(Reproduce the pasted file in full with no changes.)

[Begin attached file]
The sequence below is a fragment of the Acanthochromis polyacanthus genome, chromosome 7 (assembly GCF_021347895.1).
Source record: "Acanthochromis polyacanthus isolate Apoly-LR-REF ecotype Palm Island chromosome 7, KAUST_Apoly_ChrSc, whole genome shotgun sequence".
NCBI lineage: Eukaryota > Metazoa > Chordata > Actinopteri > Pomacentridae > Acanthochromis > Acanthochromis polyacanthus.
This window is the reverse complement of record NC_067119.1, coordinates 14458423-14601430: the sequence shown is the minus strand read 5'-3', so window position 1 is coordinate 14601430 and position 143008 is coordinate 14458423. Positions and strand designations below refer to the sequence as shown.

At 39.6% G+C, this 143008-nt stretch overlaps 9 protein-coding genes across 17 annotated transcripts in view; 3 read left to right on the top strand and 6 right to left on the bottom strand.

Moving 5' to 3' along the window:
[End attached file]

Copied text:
The sequence below is a fragment of the Acanthochromis polyacanthus genome, chromosome 7 (assembly GCF_021347895.1).
Source record: "Acanthochromis polyacanthus isolate Apoly-LR-REF ecotype Palm Island chromosome 7, KAUST_Apoly_ChrSc, whole genome shotgun sequence".
NCBI lineage: Eukaryota > Metazoa > Chordata > Actinopteri > Pomacentridae > Acanthochromis > Acanthochromis polyacanthus.
This window is the reverse complement of record NC_067119.1, coordinates 14458423-14601430: the sequence shown is the minus strand read 5'-3', so window position 1 is coordinate 14601430 and position 143008 is coordinate 14458423. Positions and strand designations below refer to the sequence as shown.

At 39.6% G+C, this 143008-nt stretch overlaps 9 protein-coding genes across 17 annotated transcripts in view; 3 read left to right on the top strand and 6 right to left on the bottom strand.

Moving 5' to 3' along the window: